Apple Wants to Protect Your Identity ... by Cloning You


The company just acquired a patent aimed at fighting the Internet's "Little Brothers."

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It's common to worry about Big Brother. But what about ... Big Brother's brothers?

As one company put it,

The electronic age has given rise to what is now known as thousands of "Little Brothers," who perform Internet surveillance by collecting information to form electronic profiles about a user not through human eyes or through the lens of a camera but through data collection. This form of Internet surveillance via data collection is often referred to as "dataveillance." In a sense, thousands of "Little Brothers" or automated programs can monitor virtually every action of users over the Internet.

That colorful analysis comes not from an EFF essay or a New York Times op-ed, but from a patent -- one just assigned to Apple. One of the properties Apple won in a February acquisition of patents from Novell, the technology allows the company to fight would-be Little Brothers by cloning users' digital identities. The system -- in more traditional Patent-ese, a "non-transitory computer-readable implemented method to process on a device" -- works in three ways. First, it creates a fake identity (and, actually, many fake identities) for the user. Second, it takes elements of users' real identities -- interests and the like, based on browser history and cookies -- and merges those with elements that don't reflect the identity of the user, creating a close-but-not-quote shadow identity. Third, it creates actual network activity based on those false interest areas, spreading them across the network.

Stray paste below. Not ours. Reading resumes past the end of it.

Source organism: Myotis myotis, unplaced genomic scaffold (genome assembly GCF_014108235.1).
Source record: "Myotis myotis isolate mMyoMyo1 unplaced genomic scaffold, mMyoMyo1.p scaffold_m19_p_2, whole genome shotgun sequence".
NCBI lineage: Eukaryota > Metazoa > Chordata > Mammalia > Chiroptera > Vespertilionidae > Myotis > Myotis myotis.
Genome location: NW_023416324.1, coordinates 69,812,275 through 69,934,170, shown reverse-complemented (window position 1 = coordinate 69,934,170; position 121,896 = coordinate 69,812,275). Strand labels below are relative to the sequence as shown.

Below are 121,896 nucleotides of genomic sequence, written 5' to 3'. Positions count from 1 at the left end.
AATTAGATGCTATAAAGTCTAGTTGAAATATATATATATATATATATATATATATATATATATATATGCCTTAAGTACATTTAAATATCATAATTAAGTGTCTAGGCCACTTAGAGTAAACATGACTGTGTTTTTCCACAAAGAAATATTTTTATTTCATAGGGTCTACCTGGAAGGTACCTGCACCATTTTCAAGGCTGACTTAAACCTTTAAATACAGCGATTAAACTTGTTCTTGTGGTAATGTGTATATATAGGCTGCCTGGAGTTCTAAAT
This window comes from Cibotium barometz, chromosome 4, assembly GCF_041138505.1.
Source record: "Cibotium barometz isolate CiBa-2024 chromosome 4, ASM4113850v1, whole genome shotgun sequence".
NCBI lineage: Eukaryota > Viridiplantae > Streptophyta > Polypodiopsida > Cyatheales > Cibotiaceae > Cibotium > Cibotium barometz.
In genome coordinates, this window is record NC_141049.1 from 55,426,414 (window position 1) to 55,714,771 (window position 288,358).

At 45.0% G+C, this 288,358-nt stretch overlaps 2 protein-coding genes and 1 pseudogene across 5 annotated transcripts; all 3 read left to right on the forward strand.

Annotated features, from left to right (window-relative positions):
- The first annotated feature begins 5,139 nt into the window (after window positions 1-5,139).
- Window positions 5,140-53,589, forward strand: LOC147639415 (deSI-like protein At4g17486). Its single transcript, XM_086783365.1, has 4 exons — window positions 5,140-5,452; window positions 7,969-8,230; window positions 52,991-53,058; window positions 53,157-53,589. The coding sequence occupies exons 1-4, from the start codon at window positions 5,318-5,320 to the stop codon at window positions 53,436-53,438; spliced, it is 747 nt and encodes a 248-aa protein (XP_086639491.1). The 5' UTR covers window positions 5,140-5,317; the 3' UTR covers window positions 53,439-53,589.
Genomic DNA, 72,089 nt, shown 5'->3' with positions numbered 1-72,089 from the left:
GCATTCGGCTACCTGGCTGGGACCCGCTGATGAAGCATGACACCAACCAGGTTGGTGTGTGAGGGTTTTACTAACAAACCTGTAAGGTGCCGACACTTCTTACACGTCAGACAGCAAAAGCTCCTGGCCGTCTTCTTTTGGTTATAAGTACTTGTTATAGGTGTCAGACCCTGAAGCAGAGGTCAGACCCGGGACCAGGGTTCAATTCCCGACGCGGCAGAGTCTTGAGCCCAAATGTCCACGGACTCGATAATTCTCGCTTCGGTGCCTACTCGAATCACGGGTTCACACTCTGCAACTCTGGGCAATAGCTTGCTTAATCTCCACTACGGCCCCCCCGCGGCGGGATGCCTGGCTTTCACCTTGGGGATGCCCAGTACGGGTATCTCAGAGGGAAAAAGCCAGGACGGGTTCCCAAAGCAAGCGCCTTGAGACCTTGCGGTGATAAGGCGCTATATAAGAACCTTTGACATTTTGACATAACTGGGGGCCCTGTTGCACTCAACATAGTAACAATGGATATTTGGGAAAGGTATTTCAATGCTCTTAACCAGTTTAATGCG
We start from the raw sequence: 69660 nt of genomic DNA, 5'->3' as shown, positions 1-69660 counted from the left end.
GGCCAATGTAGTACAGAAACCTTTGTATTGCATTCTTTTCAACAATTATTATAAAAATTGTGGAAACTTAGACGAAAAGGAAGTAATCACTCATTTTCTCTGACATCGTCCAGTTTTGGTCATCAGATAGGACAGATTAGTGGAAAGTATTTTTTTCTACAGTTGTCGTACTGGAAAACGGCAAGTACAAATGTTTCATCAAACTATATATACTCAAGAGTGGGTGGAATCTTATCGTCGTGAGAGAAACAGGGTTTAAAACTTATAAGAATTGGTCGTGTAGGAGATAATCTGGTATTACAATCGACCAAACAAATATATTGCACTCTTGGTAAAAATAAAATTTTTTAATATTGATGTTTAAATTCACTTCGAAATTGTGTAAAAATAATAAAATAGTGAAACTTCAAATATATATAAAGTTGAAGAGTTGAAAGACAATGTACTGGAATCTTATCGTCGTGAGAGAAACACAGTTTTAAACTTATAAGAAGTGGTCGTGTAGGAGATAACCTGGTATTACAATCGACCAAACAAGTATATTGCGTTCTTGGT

So: digital pollution, with a purpose. Apple is taking advantage -- or, well, could take advantage -- of the practically limitless storage space offered by the Internet to fool the people who try to make that Internet smaller. The overall point, the patent text notes, is to "make any data collection about a principal less valuable and less reliable."

Here's the illustration:


So should you expect there to be some "Toddlers in Tiaras"-watching/Justin Bieber-loving/puppy-hating versions of yourself lurking out there in the cloud, mimicking and thereby protecting you? Not just yet. Apple now has the patent for the cloning technology; what they'll do with it remains to be seen. The company could sit on it, as it does on so many other pieces of its intellectual property; on the other hand, it could also build it out as a standard privacy protection feature in iCloud and other Apple products, offering one step forward in the cat-and-mouse game of identity protection. Either way, Apple's latest IP acquisition offers yet one more paradox of the sometimes-weird world of technology: Protecting our identities, it says, may be as simple as replicating them.

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Megan Garber is a staff writer at The Atlantic. She was formerly an assistant editor at the Nieman Journalism Lab, where she wrote about innovations in the media.

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